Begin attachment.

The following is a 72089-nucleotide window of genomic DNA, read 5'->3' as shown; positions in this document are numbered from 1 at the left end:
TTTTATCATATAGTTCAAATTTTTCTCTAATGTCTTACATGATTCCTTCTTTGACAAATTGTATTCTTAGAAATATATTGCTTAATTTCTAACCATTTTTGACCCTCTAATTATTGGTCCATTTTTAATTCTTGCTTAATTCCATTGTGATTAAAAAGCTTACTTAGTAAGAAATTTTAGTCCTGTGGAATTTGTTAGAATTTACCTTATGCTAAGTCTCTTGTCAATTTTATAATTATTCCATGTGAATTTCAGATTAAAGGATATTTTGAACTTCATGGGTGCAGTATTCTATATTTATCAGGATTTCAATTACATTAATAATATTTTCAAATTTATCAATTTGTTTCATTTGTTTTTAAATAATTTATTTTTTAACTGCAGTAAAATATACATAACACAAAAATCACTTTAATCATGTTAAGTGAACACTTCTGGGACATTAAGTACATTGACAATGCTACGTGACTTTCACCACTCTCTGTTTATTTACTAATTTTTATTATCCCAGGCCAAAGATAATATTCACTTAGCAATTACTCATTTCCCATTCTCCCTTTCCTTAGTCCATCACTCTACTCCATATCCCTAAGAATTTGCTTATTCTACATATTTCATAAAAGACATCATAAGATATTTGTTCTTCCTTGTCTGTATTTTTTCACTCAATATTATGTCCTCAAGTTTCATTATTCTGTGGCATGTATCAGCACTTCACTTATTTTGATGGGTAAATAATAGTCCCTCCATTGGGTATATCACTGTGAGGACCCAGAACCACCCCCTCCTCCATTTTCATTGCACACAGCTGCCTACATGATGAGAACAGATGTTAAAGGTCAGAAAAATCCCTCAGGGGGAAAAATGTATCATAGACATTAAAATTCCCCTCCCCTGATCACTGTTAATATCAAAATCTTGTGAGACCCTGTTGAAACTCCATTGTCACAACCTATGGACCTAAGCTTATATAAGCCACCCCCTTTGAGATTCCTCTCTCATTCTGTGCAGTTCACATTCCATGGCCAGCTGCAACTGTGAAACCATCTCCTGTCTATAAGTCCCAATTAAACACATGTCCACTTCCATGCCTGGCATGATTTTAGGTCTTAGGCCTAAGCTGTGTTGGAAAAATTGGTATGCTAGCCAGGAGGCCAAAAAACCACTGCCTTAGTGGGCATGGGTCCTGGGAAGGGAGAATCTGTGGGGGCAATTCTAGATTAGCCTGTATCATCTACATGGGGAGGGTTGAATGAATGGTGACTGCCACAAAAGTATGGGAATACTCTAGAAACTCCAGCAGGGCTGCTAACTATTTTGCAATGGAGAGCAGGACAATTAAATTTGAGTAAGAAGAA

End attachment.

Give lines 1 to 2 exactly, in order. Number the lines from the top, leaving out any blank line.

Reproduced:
The following is a 72089-nucleotide window of genomic DNA, read 5'->3' as shown; positions in this document are numbered from 1 at the left end:
TTTTATCATATAGTTCAAATTTTTCTCTAATGTCTTACATGATTCCTTCTTTGACAAATTGTATTCTTAGAAATATATTGCTTAATTTCTAACCATTTTTGACCCTCTAATTATTGGTCCATTTTTAATTCTTGCTTAATTCCATTGTGATTAAAAAGCTTACTTAGTAAGAAATTTTAGTCCTGTGGAATTTGTTAGAATTTACCTTATGCTAAGTCTCTTGTCAATTTTATAATTATTCCATGTGAATTTCAGATTAAAGGATATTTTGAACTTCATGGGTGCAGTATTCTATATTTATCAGGATTTCAATTACATTAATAATATTTTCAAATTTATCAATTTGTTTCATTTGTTTTTAAATAATTTATTTTTTAACTGCAGTAAAATATACATAACACAAAAATCACTTTAATCATGTTAAGTGAACACTTCTGGGACATTAAGTACATTGACAATGCTACGTGACTTTCACCACTCTCTGTTTATTTACTAATTTTTATTATCCCAGGCCAAAGATAATATTCACTTAGCAATTACTCATTTCCCATTCTCCCTTTCCTTAGTCCATCACTCTACTCCATATCCCTAAGAATTTGCTTATTCTACATATTTCATAAAAGACATCATAAGATATTTGTTCTTCCTTGTCTGTATTTTTTCACTCAATATTATGTCCTCAAGTTTCATTATTCTGTGGCATGTATCAGCACTTCACTTATTTTGATGGGTAAATAATAGTCCCTCCATTGGGTATATCACTGTGAGGACCCAGAACCACCCCCTCCTCCATTTTCATTGCACACAGCTGCCTACATGATGAGAACAGATGTTAAAGGTCAGAAAAATCCCTCAGGGGGAAAAATGTATCATAGACATTAAAATTCCCCTCCCCTGATCACTGTTAATATCAAAATCTTGTGAGACCCTGTTGAAACTCCATTGTCACAACCTATGGACCTAAGCTTATATAAGCCACCCCCTTTGAGATTCCTCTCTCATTCTGTGCAGTTCACATTCCATGGCCAGCTGCAACTGTGAAACCATCTCCTGTCTATAAGTCCCAATTAAACACATGTCCACTTCCATGCCTGGCATGATTTTAGGTCTTAGGCCTAAGCTGTGTTGGAAAAATTGGTATGCTAGCCAGGAGGCCAAAAAACCACTGCCTTAGTGGGCATGGGTCCTGGGAAGGGAGAATCTGTGGGGGCAATTCTAGATTAGCCTGTATCATCTACATGGGGAGGGTTGAATGAATGGTGACTGCCACAAAAGTATGGGAATACTCTAGAAACTCCAGCAGGGCTGCTAACTATTTTGCAATGGAGAGCAGGACAATTAAATTTGAGTAAGAAGAA